An Issue of Neglect (Merchant Marine Memorial)

Rowan Cahill

On Sunday 7 October, 1990 Governor General Bill Hayden unveiled a memorial on the shores of Canberra’s Lake Burley Griffin to Australian merchant mariners who gave their lives at sea in the World Wars of 1914-18 and 1939-45.

The memorial was a long time coming, reflecting a shameful national attitude of neglect towards merchant mariners. In 1989-90 as a result of an inquiry set up by the Hawke government and headed by Commissioner Joslyn McGirr, recommendations were brought down that Australian and allied merchant veterans of World War II should have full repatriation rights. Forty five years too late but better late than never.

When I was researching and writing the history of the Seamen’s Union of Australia (The Seamen’s Union of Australia 1872-1972, by Brian Fitzpatrick and Rowan J. Cahill, Sydney, 1981) the role of the Australian merchant navy, particularly SUA members, in World War II was something that fascinated me. On the one hand I was impressed by its contribution to the war effort, the quiet heroism and courage in taking ships, many unarmed and pensionable scrap heap material, into war zones which, in the case of Australia, existed immediately outside our main ports.

Australian eastern and southern waters were thoroughly mined by the Germans as soon as the war started, while the Japanese later took care of northern shipping lanes. Enemy aircraft preyed as far south as the northern coastal waters of NSW, while submarines were active in all Australian waters, even to the extent of surface attacks off Geraldton, Fremantle, Newcastle, Moruya and Jervis Bay. Australian merchant mariners had a higher per capita casualty rate than the armed forces during World War II.

On the other hand I was angered by the post-war attitude towards this heroic contribution – officialdom neglected the merchant marine; there was little in the way of ‘thank you’, no recognition, no equality in the way of repatriation rights, not even a national memorial or a place in the history books (until the SUA history was published, which to my knowledge is still the only place where it is detailed to any extent).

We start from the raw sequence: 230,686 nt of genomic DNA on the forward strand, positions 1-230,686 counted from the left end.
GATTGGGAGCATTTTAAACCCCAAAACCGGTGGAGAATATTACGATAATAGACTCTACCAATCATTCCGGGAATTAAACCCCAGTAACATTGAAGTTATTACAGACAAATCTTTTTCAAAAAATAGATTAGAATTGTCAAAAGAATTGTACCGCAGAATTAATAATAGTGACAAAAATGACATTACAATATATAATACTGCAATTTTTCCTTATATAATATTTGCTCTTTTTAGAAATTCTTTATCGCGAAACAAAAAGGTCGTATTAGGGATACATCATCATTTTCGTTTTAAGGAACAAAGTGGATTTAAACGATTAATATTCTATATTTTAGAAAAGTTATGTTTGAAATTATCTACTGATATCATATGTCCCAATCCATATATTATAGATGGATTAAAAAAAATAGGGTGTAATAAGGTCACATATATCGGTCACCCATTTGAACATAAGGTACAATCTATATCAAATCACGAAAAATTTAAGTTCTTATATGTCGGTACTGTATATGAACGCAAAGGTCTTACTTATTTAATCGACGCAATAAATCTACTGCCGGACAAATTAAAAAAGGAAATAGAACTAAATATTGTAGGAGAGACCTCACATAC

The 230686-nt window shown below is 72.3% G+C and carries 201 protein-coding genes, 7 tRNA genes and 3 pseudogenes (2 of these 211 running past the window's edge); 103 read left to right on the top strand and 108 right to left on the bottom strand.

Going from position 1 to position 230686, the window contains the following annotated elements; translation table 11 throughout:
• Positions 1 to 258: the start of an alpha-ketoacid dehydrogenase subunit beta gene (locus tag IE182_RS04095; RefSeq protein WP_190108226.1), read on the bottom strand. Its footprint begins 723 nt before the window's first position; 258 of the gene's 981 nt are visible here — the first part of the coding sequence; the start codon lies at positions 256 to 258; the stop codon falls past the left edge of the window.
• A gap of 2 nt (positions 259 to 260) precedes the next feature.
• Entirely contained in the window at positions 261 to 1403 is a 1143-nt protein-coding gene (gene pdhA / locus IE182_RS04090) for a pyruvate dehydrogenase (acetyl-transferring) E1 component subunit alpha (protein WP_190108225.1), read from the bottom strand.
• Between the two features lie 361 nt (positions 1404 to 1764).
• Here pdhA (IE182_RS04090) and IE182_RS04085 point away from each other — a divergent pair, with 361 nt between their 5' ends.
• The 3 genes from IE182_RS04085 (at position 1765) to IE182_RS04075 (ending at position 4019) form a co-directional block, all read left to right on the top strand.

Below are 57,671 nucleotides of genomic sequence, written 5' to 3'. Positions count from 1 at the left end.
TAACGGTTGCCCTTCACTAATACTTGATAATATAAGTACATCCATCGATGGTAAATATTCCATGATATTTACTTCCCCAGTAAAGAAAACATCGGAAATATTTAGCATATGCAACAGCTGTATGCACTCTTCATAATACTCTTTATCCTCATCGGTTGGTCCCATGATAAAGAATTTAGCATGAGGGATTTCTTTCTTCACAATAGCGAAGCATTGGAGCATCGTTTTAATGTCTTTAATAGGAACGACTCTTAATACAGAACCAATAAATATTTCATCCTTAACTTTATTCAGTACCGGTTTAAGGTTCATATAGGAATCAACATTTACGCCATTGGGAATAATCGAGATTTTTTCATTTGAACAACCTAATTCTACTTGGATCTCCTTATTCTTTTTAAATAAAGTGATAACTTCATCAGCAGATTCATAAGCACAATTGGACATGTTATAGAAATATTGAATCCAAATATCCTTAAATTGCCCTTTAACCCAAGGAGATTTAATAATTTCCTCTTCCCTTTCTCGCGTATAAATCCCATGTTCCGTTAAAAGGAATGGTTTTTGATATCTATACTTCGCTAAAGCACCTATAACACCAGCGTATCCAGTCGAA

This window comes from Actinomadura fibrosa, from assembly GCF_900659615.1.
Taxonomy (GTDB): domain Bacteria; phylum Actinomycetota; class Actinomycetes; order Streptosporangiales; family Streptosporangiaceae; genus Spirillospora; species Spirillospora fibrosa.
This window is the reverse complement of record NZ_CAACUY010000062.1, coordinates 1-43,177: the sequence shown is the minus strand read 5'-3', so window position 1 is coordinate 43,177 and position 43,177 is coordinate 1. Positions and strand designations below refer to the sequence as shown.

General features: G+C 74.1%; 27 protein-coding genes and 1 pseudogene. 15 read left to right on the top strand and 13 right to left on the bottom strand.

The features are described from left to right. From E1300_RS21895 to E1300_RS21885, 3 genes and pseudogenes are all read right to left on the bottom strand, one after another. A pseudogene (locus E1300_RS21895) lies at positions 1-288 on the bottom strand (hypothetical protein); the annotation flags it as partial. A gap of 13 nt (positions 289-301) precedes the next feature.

I researched the history in 1970-71 and spent considerable time talking with E.V. Elliott (Federal Secretary 1941-78) and Bill Bird (Victorian Branch Secretary 1943-58), key SUA leaders during the war years. Both men felt intensely about the wartime experience. Bill got angry and passionate when he spoke about the neglect I refer to. Elliott too was emotional recalling the war. As SUA leader, it had been his responsibility as part of the war effort and agreements with the Curtin Labor government to facilitate the flow of merchant shipping, ensuring an adequate labour supply and swiftly overcoming or circumventing industrial problems – a sort of civilian de facto commander-in-chief; he felt the human losses in a deep personal way.

The SUA used the war and co-operation with the Labor government to improve working conditions, but an attitude of contempt towards merchant seafarers was always present. Much of the wartime energy of the Council for Civil Liberties was spent protecting basic civil rights of merchant seamen in Australian ports; east coast seamen went on strike November/December 1943 when authorities arbitrarily decided merchant ships could sail unescorted in waters south of Brisbane; an article in the Bulletin (26 April 1944) inferred that the sacrifices and hardships of Australian merchant seamen warranted neither sympathy nor attention; in 1946 the SUA was refused permission by the Australian government to participate in the celebratory London Victory March.

I believe it was this wartime experience of sacrifice and subsequent neglect that helps account for the domestic militancy of the post-war SUA, its emphasis on world peace, its political activity against the war-mongering Menzies government, its actions against the Korean and Vietnam wars, and not essentially the fact the union was led mainly by communists and that militancy was the style of the Communist Party of Australia.

The nucleus of the post-war union comprised men who survived the war, while wartime leaders were continually re-elected to post-war office – men who understood only too well the way the workers they led had sacrificed supremely only to be cruelly betrayed. Not only were there in a sense then scores to be settled and matters of justice and ethics attended to, but a generation of seamen realised they were a type of cannon fodder in times of war; hence a popular SUA slogan and powerful political theme: Peace is Union Business.